The 2016 WHO World Malaria Report provides encouraging reading given the continuing reduction in malaria morbidity and mortality. But mixed progress outside of Africa and the focus on insecticide resistance demonstrates the importance of I2I now more than ever.

Vector control has played a crucial role in the battle against malaria with the proportion of the risk population in sub-Saharan Africa who are protected by either Insecticide Treated Nets (ITNs) or Indoor Residual Spraying (IRS) increasing from 30% in 2010 to 53% in 2015. However, with an estimated 114 million people in sub-Saharan Africa still infected, contributing to approximately 429,000 deaths worldwide each year, it is clear the fight is far from over.

The impressive gains reported by WHO since 2010 are threatened by resistance of the Anopheles mosquitoes to pyrethroids, the only insecticide currently in use on ITNs and as such the cornerstone of malaria vector control. The report, released this week, states that resistance to at least one insecticide was reported in 60 of the 73 countries who provided data to WHO between 2010 and 2015. In addition to this, recent publications make it clear that insecticide resistance in Anopheles is present and intensifying in many countries, particularly in sub-Saharan Africa.

The WHO Global Malaria Program recently published a 5 country study to assess the effects of insecticide resistance on the efficacy of vector control tools. While it found resistance to be highly variable, there was evidence that LLINs provide personal protection against malaria in areas of pyrethroid resistance. The study also noted that the introduction of a second, non-pyrethroid insecticide in the form of an IRS almost halved malaria incidence and appeared to slow the progression of pyrethroid resistance in the vector population.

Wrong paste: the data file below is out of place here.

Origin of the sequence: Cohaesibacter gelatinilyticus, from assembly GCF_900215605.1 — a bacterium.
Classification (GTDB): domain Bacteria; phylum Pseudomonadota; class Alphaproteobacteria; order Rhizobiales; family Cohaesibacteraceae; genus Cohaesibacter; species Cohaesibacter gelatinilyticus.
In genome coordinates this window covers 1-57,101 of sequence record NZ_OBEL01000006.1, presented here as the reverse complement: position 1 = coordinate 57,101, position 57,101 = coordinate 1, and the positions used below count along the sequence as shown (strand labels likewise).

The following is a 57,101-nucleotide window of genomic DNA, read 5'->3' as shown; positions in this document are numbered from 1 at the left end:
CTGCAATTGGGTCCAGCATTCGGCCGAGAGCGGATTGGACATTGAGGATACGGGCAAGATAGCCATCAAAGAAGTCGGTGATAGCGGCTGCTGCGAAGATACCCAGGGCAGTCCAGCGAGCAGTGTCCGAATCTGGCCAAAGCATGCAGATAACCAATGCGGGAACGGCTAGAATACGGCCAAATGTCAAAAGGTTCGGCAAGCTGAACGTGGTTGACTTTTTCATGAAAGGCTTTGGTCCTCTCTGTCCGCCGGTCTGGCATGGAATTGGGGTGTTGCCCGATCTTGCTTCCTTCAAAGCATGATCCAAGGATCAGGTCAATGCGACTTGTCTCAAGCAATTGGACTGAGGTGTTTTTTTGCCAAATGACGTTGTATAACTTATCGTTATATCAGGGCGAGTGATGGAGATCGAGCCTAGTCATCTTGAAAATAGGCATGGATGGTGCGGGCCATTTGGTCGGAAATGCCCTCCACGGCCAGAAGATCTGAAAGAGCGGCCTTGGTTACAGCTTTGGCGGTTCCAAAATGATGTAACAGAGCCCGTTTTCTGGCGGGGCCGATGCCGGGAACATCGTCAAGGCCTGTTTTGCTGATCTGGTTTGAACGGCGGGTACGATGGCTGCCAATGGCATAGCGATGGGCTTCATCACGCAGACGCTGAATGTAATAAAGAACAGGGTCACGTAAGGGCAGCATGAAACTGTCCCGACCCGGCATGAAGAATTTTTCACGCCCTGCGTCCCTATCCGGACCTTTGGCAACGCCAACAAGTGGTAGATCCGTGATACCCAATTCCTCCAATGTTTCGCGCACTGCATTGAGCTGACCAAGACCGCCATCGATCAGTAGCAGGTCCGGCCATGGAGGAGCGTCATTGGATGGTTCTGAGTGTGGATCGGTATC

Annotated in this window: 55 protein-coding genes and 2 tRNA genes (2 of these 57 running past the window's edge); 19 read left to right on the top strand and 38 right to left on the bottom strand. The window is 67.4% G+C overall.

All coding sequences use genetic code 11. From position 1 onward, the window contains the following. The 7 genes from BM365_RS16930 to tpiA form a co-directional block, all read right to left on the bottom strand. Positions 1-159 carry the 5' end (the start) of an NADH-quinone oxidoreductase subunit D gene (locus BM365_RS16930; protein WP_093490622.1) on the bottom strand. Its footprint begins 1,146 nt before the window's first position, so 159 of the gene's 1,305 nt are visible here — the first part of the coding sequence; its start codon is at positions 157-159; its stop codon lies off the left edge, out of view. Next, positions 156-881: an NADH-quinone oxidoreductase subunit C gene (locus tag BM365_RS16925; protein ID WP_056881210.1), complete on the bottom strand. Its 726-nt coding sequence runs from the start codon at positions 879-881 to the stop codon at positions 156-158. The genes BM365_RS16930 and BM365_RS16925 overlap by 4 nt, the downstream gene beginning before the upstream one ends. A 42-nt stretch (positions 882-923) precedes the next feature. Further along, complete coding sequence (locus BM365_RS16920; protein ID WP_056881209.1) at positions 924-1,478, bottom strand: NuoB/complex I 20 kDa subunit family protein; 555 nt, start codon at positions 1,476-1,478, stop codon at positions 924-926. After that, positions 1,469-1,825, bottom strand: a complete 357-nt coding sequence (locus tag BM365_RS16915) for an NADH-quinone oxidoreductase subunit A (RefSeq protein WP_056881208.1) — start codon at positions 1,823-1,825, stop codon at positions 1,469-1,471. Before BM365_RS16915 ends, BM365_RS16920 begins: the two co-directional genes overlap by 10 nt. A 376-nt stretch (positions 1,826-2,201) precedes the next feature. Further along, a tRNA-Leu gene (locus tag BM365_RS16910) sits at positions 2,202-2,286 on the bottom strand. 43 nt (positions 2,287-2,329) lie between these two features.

Taken together, the World Malaria Report and WHO study provide a strong case for the I2I initiative. Bringing new, safe and efficacious tools to the market to counter the effects of pyrethroid resistance is crucial to maintain the downward trend we have seen in malaria control over the past decade. The significant reduction in malaria incidence with a second insecticide highlights the importance of maintaining an effective portfolio of public health insecticides rather than relying on a single class. Moreover, new technologies are needed that can help to protect the 50% of people who are not reached by ITNs in sub-Saharan Africa, or those who live in areas where biting occurs outside.

I2I is committed to supporting these efforts by working with all the stakeholders involved in development, regulation and implementation of vector control tool to ensure long term, effective coverage for those most at risk from malaria.

Comments are closed.